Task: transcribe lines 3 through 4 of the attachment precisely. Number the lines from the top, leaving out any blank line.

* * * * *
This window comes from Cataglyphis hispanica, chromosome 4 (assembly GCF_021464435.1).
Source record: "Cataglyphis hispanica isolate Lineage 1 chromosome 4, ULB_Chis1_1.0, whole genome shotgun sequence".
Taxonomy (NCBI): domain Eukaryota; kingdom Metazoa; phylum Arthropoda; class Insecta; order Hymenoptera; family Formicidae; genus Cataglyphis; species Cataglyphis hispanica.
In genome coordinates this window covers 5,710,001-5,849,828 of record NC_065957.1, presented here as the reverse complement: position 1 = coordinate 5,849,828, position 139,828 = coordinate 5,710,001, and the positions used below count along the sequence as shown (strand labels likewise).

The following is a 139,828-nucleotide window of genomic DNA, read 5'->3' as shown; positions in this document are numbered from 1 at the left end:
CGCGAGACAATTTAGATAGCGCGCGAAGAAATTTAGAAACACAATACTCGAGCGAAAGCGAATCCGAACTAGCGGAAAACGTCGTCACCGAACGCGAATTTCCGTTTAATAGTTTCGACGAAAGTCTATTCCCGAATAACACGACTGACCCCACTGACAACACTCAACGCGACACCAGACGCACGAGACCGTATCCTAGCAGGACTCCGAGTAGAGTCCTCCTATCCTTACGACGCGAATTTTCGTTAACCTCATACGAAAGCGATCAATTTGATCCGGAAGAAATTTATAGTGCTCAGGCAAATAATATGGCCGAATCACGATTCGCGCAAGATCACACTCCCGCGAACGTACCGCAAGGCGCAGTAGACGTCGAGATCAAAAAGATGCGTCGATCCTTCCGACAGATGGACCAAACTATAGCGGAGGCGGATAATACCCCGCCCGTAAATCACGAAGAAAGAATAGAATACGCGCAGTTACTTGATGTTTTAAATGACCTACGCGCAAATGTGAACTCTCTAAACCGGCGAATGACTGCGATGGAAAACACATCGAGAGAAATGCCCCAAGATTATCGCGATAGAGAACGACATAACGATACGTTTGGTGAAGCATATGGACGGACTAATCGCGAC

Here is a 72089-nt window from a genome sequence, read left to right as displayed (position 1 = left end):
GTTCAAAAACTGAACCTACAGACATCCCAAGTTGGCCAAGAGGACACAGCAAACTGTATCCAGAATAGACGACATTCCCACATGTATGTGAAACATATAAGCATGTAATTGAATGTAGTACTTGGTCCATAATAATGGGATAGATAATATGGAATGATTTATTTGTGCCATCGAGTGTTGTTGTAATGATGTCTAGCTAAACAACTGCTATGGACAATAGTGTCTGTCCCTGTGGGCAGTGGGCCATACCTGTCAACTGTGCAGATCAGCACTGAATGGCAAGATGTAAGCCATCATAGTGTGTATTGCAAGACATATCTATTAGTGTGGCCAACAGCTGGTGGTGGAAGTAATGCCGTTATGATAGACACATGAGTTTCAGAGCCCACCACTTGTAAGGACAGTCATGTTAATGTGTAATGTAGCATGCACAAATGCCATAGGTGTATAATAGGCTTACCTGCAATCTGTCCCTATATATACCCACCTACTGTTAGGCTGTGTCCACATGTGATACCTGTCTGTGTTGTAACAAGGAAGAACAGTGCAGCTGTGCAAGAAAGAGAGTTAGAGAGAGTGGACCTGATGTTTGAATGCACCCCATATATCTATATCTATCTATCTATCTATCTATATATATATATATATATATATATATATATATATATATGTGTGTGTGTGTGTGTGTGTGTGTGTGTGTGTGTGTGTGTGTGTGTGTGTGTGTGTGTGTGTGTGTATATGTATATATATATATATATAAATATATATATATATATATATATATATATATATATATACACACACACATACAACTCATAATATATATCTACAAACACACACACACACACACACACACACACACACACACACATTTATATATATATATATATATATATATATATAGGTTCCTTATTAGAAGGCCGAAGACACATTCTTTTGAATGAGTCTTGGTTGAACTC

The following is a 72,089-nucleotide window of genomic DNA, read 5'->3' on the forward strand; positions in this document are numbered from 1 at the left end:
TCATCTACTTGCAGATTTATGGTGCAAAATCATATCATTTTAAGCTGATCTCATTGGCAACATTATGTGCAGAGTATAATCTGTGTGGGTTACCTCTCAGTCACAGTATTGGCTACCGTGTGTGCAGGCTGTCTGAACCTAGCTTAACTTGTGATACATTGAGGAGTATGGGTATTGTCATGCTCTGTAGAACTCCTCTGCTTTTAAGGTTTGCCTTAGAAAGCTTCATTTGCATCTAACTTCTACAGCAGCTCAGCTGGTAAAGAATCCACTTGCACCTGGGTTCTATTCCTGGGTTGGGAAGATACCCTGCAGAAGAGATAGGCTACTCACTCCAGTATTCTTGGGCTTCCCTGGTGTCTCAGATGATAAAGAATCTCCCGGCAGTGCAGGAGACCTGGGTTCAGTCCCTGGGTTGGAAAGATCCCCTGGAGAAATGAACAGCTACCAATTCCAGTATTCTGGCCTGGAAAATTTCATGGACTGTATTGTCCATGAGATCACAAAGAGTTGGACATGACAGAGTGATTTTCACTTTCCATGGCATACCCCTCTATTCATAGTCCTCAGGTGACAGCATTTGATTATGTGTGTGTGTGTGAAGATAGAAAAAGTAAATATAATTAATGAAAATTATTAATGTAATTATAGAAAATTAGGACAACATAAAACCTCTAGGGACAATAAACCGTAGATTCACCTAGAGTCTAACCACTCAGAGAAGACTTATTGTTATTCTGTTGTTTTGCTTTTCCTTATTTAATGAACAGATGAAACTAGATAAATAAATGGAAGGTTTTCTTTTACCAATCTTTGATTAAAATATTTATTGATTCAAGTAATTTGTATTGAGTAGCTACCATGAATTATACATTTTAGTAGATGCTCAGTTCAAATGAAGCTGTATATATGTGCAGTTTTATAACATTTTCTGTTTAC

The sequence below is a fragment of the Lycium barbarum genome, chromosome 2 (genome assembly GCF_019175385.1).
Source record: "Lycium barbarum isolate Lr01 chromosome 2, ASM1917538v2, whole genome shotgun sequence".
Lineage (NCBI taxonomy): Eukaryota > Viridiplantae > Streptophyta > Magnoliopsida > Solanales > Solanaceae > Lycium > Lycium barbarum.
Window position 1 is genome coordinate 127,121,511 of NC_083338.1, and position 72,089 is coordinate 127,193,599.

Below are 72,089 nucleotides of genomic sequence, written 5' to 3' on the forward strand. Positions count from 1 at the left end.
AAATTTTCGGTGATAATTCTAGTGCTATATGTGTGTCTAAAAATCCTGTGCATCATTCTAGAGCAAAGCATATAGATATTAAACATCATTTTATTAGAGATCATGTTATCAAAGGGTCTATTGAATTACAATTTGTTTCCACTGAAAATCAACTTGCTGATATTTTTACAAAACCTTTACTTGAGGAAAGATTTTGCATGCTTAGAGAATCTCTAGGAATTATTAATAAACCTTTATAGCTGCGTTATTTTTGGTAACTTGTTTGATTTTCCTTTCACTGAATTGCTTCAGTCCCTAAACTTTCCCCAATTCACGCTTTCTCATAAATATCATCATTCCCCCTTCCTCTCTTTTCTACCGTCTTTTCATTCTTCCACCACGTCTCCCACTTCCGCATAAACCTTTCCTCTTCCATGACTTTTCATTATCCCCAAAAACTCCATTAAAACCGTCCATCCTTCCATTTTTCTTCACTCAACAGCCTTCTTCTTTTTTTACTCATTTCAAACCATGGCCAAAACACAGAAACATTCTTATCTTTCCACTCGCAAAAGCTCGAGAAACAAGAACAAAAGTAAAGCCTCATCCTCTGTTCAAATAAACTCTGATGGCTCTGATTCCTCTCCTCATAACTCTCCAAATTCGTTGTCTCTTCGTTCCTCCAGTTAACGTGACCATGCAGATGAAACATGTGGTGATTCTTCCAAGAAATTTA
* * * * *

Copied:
Taxonomy (NCBI): domain Eukaryota; kingdom Metazoa; phylum Arthropoda; class Insecta; order Hymenoptera; family Formicidae; genus Cataglyphis; species Cataglyphis hispanica.
In genome coordinates this window covers 5,710,001-5,849,828 of record NC_065957.1, presented here as the reverse complement: position 1 = coordinate 5,849,828, position 139,828 = coordinate 5,710,001, and the positions used below count along the sequence as shown (strand labels likewise).